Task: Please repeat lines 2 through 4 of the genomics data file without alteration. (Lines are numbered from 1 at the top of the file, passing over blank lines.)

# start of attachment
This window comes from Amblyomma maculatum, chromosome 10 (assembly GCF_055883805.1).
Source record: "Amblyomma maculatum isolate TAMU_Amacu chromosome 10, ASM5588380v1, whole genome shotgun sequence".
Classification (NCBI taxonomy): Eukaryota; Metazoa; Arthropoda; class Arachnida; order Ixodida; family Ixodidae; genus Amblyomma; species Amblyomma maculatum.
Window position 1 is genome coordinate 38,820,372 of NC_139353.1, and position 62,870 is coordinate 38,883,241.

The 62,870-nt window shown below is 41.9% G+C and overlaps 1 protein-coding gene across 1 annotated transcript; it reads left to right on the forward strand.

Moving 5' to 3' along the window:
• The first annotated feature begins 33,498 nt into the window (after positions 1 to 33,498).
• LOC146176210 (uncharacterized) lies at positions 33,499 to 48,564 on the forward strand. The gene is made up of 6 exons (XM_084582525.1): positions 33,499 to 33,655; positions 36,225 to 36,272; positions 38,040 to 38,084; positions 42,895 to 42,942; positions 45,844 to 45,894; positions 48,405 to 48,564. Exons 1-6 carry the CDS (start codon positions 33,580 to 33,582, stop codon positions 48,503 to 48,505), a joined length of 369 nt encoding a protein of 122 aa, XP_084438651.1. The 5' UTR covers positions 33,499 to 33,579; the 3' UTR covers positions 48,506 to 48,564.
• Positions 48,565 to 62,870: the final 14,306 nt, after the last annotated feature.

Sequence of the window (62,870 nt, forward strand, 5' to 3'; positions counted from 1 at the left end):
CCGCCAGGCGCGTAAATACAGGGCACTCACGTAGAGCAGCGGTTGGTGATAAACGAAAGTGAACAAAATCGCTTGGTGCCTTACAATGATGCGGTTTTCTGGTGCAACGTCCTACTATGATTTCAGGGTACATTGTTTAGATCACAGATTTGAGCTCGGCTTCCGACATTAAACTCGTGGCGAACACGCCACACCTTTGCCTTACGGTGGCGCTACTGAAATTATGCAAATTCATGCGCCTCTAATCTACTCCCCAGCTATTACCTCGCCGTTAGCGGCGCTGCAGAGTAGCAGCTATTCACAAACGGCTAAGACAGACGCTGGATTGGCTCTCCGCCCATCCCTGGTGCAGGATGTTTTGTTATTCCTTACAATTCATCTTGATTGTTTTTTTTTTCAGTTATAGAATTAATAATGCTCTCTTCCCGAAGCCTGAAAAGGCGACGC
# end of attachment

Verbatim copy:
Source record: "Amblyomma maculatum isolate TAMU_Amacu chromosome 10, ASM5588380v1, whole genome shotgun sequence".
Classification (NCBI taxonomy): Eukaryota; Metazoa; Arthropoda; class Arachnida; order Ixodida; family Ixodidae; genus Amblyomma; species Amblyomma maculatum.
Window position 1 is genome coordinate 38,820,372 of NC_139353.1, and position 62,870 is coordinate 38,883,241.